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Monday, May 15, 2017


Regrets, I have a few...

Have you ever regretted a decision even before the event? Maybe you accepted a blind date and only then learned that the date was recently released from prison. Or maybe you promised to take your spouse on vacation and only then learned that you would be unable to attend the Super Bowl with comped tickets.

I was experiencing similar feelings at about noon last Friday. But the story starts on Thursday (or before) with a series of mistakes.

The Henderson County senior games were scheduled for Friday and I was signed up to play both Mixed and Men's Doubles. The problem was that I had been traveling since the Hilton Head tournament nearly 3 weeks prior...and I not even so much as touched a paddle in that time. It simply would not be fair to my partners to show up being so unprepared. That was Mistake # 1.

I decided to trundle off to the county gym to hit some balls and play some games to focus on my mechanics. After a couple of hours, I felt pretty good about my game and packed it in. Instead of going o my car, I walked over to the gym manager's office to check out Friday's line-ups. That was Mistake # 2.

As I was talking with the manager, I saw that only 1 player had signed up for singles in my age bracket. I decided to sign up. I didn't even think about it. I just signed the form. That was Mistake # 3.

Friday morning came and mixed doubles was first. Our bracket had 7 teams and we played a double-elimination format with games to 11 and win by 1. In our first game, we fought back from 3-8 to take a 10-8 lead only to lose 11-10 and send us to the losers bracket. Tournament players know that the losers bracket has more games to battle back to the gold medal game. But we did it, winning 4 straight games. 

So we entered the finals having played 5 games nearly without a break. Our opponents had played only 2 games since they had a first-round bye. We won the first game pretty easily but lost the second game and settled for silver.

The men's doubles ensued shortly thereafter. It was a 4-team round robin. We won the first game and played a marathon second game only to lose 11-9. The next game was when the magnitude of my mistakes started hitting home. I was out of gas. Done. Exhausted. We lost 11-0.

So I took a seat...and sat...and sat. I watched the rest of mixed brackets finish and all of the women's doubles. The whole time I was thinking:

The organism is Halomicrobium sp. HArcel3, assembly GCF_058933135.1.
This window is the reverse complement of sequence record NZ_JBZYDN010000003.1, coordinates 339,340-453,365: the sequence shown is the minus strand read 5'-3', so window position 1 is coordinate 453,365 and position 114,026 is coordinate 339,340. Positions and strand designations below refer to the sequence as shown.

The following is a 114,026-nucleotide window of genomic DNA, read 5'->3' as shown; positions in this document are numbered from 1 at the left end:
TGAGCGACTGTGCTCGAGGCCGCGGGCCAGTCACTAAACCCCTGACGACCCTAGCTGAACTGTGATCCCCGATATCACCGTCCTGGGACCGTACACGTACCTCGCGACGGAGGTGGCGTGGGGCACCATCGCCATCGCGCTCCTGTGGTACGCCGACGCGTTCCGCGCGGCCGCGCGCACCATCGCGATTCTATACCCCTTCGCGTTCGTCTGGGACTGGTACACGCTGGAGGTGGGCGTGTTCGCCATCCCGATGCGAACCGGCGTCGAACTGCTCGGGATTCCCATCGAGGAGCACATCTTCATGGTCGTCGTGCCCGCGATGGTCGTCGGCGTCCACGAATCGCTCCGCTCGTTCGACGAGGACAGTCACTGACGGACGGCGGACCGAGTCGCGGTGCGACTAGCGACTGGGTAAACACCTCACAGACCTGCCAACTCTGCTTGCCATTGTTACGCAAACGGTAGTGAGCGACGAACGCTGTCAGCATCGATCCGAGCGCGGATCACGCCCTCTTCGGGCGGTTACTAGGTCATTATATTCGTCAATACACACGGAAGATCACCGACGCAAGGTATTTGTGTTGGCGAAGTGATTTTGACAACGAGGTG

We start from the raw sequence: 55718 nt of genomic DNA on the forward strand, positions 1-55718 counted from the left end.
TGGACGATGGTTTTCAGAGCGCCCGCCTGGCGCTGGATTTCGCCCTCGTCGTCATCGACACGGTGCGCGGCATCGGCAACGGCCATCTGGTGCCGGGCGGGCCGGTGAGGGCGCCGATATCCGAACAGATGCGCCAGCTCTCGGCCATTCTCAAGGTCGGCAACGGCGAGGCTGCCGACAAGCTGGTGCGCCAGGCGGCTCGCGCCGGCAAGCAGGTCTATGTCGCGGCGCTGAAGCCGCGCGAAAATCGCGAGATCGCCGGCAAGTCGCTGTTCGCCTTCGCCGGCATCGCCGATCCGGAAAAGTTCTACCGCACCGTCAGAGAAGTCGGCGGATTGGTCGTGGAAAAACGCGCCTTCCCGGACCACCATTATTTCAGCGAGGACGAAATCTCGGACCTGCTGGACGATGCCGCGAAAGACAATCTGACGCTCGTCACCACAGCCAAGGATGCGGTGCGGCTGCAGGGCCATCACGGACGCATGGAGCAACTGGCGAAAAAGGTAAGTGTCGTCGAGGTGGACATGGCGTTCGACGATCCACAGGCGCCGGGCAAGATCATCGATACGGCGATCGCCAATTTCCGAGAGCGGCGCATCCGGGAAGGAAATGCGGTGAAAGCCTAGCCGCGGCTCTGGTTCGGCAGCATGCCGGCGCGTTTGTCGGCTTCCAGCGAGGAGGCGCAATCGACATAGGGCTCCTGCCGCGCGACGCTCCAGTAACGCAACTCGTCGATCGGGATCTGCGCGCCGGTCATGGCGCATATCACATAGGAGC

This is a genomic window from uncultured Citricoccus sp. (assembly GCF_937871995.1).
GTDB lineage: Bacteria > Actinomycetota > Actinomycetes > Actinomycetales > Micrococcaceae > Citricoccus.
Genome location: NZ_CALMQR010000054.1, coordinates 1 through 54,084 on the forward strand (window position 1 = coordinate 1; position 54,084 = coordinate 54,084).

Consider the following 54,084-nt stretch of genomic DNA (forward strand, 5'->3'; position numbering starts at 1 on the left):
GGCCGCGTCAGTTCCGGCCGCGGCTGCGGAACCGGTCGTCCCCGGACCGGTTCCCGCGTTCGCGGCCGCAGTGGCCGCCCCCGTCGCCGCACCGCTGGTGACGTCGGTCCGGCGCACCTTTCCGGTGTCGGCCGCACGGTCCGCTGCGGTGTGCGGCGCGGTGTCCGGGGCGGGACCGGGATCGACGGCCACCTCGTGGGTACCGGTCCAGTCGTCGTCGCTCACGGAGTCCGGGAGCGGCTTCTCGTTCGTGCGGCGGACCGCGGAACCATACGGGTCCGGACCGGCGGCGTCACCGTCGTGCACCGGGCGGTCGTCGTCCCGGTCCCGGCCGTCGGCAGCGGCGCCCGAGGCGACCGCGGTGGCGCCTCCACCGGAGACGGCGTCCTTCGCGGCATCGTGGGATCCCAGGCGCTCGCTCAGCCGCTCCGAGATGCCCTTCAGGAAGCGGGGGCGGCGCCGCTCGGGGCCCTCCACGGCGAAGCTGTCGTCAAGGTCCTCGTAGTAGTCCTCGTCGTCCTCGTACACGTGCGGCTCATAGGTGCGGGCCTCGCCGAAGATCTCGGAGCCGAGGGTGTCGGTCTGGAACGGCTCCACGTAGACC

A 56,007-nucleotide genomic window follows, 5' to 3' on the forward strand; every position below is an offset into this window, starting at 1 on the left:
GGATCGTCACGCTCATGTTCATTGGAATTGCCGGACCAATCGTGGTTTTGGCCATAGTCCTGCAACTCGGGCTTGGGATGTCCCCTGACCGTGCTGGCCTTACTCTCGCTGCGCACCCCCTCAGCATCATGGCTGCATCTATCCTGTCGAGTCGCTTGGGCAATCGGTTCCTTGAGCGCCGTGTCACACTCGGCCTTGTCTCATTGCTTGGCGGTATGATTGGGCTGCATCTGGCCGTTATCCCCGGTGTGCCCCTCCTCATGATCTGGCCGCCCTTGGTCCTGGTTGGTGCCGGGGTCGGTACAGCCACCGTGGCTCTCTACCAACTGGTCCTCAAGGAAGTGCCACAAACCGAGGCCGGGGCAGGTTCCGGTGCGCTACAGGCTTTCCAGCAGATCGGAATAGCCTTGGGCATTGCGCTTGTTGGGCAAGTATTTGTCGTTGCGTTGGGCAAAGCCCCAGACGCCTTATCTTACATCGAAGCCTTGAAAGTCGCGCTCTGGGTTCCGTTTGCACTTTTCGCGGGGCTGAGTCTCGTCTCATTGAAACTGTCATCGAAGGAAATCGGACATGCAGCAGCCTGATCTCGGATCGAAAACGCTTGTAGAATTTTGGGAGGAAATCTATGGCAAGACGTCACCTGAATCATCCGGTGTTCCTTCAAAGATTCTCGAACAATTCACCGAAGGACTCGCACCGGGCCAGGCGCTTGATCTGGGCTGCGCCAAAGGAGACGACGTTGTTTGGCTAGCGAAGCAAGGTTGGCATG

"What do I know about singles? I've never played singles. I've barely watched singles. I've certainly never studied strategies. What the heck was I thinking when I signed that form yesterday? Oh yeah, I wasn't thinking!"
As these thoughts rattled through my empty head, the rest of my body was confirming my stupidity. Rigor mortis started setting in after the 1-hour point. By hour 4, I was close to full-on body distress. Now survival became my only goal. 

I didn't completely waste the 4 hours waiting. I spoke with others about singles strategies and everyone said to stay back near the end-line. Since hardly any had played singles, this new knowledge didn't exactly bring the surge of confidence I desperately needed.

I thought I caught a lucky break when I learned that a third player had joined the bracket and that the 2 opponents agreed to play first. I figured I could watch and learn something. 

It didn't work out.

I tried staying back. It didn't work. I found myself hitting ball after ball while on the run. That technique violated every fiber of my being that says "Stop, hit, and move."

I tried coming in. It didn't work.  I was beat by passing shots on my left and passing shots on my right.

In short, I was soundly beat by better singles players. I probably could have done a little better had I been less tired and sore. But it was obvious that I might as well have been playing badminton. I hadn't a clue what to do. The strategy of waiting for the other player to make errors cannot be appropriate for singles, can it?

I did reach an important decision though.

Of course, the state senior games loom in the future 😉.

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